...against fictions and other tall tales

Sunday, 24 July 2011

The Volcker Years

Good exchanges on interesting topics deserve their rightful place in the world of economic blogging. Hence, I'm creating a direct link to the recent discussion on Paul Volcker and economic policy in the 80s that followed my last post (h/t: Goffredo, for the suggestion). No offense to Miles...

In regard to the specific discussion on whether monetary or fiscal policy was responsible for lowering the unemployment rate and solidifying the recovery in the mid-80s, I've decided to copy the following excerpt from an article by economist James Tobin:
...it was the Fed’s reversal of policy in late summer 1982 that turned the economy around. No doubt the Reagan fiscal stimuli, as they were phased in, gave a big push to aggregate demand. But the Fed nevertheless managed the recovery in 1983–1984, braking it when it seemed too fast, and relaxing the brakes when GNP growth faltered...
...Could we have had the same recovery, the same path of GNP and employment, under the much more moderate fiscal regimes of the pre-Reagan years? I think the answer is clearly “yes”; the Federal Reserve had plenty of room to lower interest rates further and faster. Would it have done so? That is more debatable. Although the Fed’s change of heart in 1982 signaled its willingness to adjust its policy to macroeconomic performance rather than to money supply targets, it is possible that residual monetarist concerns would have prevented the Fed from fully replacing fiscal stimulus absent or withdrawn.("How to think about the deficit", New York Review of Books, September 25, 1986) (my emphasis)
Although Tobin here first seems to give full credit to the Fed for the recovery, he later questions whether monetary policy alone was responsible. Most likely, Tobin concludes, it was the combination of monetary and fiscal policy that reinvigorated the economy in the 80s. A well-nuanced argument indeed.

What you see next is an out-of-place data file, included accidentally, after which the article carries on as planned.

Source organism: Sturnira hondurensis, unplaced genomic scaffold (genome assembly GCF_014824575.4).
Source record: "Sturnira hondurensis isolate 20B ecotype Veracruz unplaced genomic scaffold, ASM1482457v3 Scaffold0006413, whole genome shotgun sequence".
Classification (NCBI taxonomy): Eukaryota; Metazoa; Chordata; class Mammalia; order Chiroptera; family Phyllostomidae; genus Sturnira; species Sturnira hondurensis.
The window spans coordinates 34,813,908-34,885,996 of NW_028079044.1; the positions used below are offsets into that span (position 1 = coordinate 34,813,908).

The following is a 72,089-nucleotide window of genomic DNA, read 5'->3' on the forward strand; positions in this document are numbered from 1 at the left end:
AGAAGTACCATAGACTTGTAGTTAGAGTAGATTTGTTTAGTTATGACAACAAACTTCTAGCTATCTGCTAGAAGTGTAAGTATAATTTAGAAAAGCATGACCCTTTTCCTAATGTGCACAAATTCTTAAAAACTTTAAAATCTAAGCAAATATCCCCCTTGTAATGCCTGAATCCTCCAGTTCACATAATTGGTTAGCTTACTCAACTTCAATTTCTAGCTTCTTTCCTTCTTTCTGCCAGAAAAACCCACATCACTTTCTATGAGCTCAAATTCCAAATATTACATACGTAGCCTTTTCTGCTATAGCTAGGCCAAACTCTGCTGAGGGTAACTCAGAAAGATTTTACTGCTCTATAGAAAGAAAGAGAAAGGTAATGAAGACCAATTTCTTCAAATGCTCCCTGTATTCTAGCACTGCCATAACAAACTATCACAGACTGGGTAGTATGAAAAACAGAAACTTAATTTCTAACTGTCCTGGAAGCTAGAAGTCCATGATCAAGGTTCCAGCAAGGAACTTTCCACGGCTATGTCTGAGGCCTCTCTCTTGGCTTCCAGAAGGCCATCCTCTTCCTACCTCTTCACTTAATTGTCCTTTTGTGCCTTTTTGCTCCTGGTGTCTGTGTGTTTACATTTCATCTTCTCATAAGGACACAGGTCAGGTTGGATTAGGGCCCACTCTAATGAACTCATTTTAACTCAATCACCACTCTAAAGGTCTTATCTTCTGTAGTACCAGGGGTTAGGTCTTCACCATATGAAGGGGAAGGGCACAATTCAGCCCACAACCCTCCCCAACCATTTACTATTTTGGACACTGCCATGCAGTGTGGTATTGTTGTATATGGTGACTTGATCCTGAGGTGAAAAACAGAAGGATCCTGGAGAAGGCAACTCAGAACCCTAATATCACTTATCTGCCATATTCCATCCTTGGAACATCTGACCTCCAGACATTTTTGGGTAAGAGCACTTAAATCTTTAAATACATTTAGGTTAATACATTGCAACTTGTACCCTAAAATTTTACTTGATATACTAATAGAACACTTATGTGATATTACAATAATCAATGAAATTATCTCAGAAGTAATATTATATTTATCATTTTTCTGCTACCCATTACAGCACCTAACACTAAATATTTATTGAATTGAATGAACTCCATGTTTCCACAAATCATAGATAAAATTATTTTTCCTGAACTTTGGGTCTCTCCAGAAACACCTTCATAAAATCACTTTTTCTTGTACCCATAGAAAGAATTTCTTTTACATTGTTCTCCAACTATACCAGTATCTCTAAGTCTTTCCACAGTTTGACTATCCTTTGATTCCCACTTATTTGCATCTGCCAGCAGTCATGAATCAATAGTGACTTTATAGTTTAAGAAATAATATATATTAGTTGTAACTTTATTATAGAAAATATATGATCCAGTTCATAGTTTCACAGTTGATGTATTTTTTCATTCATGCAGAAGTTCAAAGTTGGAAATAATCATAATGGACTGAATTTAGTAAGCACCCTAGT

Also, I thought it was relevant to link the following article by blogger Lord Keynes. It contains an interesting analysis on Volcker's first term at the Fed. I strongly recommend this article, as it captures my own position on the matter and highlights some key points made by (some of my favorite economists) Alfred Eichner and James Galbraith. Here's an excerpt:
What actually happened under Volcker is that his “floating” interest rate policy caused the federal funds rate to soar to 19% by June 1981, inducing two severe recessions, the first from January to July 1980, and the second from July 1981 to November 1982. This caused mass unemployment, crippled American manufacturing enterprises in the Midwest, and a Third World debt crisis (Galbraith 2009: 38), as the American recessions and high interest rates essentially caused a global recession (Eichner 1988: 548). The high interest rates in the US also lead to a damaging appreciation of the US dollar late in 1980, which hit US exporters hard (Eichner 1988: 549).

The recessions, the US demand contraction and steep fall in the price of oil (which can be seen in this graph) were the real reason US inflation fell from a peak of 14.8% in March 1980 to 4.6% in November 1982, and not because money supply growth rates were brought under control in the way imagined by monetarism or the quasi-monetarist targeting Volcker pursued.
Lord Keynes's point regarding the fall in the price of oil is in line with Warren Mosler's take on the Fed's actions in the early 80s. According to Mosler,
Volcker did not crush inflation. If anything, his rates added to business costs and unearned income long after inflation turned down. The positive supply shocks in the energy markets is what broke the back of inflation, led by the deregulation of natural gas in 1978 that did the lion's share of cutting the demand for crude for electricity generation.